According to reports, the video footage was shot in the Tam’s parking lot and clearly shows the entire altercation leading up to the fatal hit and run. In the video, it shows a man taking the gun from “Bone” after he was hit and walking away with it.

Sources believe the video clearly shows the fight leading up to the fatal hit and run was an ambush. We’re told you see a gun in Bone’s hand … and it looks like another person is also there holding a gun. Sources also say based on the video and information … they now believe Carter was part of the ambush.

Prosecutor vows to keep Knight jailed

A prosecutorsays she will fight to keep former rap mogul Marion “Suge” Knight in jail while he faces murder, attempted murder and hit-and-run charges for allegedly running down two men in Compton on Jan. 29.

Deputy District Attorney Cynthia Barnes said this week that she has a “very large stack of uncharged crimes” that she’ll be presenting in reference to possible bail for the embattled Knight whose bail hearing was continued  until March 20.

Knight’s original $2 million bail was revoked amid concerns that he is a potential flight risk and a three-strikes offender. The 49-year-old co-founder of Death Row Records walked into and out of court on Monday under his own power. Following a court appearance on Feb. 3, Knight was placed in an ambulance and taken to a hospital after complaining of chest pains. Knight was out on bail on another case when he allegedly ran over and killed Terry Carter, 55, and hit Cle “Bone” Sloan, 51, in a restaurant parking lot following an argument on the set of a commercial for the N.W.A. biopic “Straight Outta Compton.” Authorities said Knight and Sloan were fighting but that Carter was not involved in the fight.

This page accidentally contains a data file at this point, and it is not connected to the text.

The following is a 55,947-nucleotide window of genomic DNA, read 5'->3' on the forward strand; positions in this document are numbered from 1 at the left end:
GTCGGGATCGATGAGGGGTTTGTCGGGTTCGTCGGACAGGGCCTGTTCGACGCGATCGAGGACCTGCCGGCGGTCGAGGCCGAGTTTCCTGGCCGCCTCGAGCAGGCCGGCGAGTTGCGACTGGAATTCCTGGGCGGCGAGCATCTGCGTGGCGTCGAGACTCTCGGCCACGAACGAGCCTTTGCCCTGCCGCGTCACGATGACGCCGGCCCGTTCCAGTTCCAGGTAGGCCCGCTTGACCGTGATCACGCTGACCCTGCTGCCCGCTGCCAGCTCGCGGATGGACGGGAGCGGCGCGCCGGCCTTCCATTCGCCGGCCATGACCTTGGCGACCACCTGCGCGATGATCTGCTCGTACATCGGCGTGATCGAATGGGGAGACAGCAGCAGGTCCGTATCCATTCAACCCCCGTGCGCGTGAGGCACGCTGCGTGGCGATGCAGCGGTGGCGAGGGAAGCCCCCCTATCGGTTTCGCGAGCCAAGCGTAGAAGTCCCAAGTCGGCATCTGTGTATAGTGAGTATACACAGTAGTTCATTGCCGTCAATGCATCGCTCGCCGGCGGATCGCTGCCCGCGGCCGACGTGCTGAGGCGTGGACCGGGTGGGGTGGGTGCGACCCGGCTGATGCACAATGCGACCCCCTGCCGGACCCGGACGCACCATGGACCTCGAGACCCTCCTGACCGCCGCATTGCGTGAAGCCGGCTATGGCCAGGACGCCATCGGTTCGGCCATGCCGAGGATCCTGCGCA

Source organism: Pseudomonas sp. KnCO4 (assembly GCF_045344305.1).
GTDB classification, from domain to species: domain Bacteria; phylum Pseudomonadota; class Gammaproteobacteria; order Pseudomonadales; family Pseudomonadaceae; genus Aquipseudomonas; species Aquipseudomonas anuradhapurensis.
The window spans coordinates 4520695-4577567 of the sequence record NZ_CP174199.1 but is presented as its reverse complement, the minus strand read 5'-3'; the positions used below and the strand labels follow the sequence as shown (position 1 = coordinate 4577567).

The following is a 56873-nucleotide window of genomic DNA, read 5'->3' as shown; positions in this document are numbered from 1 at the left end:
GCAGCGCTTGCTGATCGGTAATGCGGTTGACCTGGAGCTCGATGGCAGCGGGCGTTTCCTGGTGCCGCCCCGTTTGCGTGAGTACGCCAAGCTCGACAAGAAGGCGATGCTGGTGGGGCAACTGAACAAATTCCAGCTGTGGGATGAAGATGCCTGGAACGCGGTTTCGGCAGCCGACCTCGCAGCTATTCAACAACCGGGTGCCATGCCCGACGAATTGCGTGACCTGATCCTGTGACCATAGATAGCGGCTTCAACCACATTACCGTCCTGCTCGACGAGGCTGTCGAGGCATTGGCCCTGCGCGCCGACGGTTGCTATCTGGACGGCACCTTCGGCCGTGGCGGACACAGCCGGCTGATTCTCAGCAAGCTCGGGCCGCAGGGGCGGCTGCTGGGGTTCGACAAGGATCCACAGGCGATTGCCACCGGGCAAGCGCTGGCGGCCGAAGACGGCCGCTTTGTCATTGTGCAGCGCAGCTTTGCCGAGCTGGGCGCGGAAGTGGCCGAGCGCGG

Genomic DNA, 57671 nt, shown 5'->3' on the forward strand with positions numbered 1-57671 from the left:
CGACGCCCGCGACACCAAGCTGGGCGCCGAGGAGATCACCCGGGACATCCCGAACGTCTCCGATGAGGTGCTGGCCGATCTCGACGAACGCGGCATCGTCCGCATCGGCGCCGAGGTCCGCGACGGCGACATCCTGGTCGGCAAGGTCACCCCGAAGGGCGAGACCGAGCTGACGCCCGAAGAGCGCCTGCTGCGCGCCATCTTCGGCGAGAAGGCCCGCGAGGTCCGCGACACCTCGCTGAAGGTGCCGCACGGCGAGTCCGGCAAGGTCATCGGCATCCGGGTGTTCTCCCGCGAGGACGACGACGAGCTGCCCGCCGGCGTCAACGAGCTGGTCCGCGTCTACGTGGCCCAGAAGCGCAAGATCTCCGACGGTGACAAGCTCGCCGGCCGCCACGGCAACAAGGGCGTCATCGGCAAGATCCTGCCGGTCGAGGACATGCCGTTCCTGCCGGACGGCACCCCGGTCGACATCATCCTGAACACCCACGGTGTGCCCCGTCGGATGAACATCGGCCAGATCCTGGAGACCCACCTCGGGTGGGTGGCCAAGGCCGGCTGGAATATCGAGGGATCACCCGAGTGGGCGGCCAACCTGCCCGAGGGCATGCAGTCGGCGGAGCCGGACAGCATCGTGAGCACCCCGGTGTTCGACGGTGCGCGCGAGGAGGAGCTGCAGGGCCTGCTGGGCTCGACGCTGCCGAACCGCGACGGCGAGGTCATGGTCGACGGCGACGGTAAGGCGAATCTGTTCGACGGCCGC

Knight’s attorney, David Kenner, was expected this week to ask the judge to grant bail so Knight could be released. But on Monday, the district attorney made the announcement regarding the long list of civil complaints leveled against Knight. Sheriff’s Department officials have said Knight has had “witness intimidation” issues, citing his criminal past.

In a separate move, Kenner requested this week that Knight be allowed to see his own doctor while in custody; Los Angeles Superior Court Judge Ricardo Ocampo declined the request.

“In terms of the case, Mr. Knight is optimistic,” Kenner said. “In terms of his health, not so much.” Kenner added that Knight suffers from blood clots noting “I understand that he passed out and was having some serious health problems.”

Knight’s former attorney, James E. Blatt, told authorities that Knight was assaulted and “accidentally” ran over the men while trying to flee from his alleged attackers. Carter was said to have been a long-time friend of Knight. On Feb. 7, nearly 2,000 mourners attended Carter’s funeral service at First AME Church in the West Adam neighborhood of Los Angeles.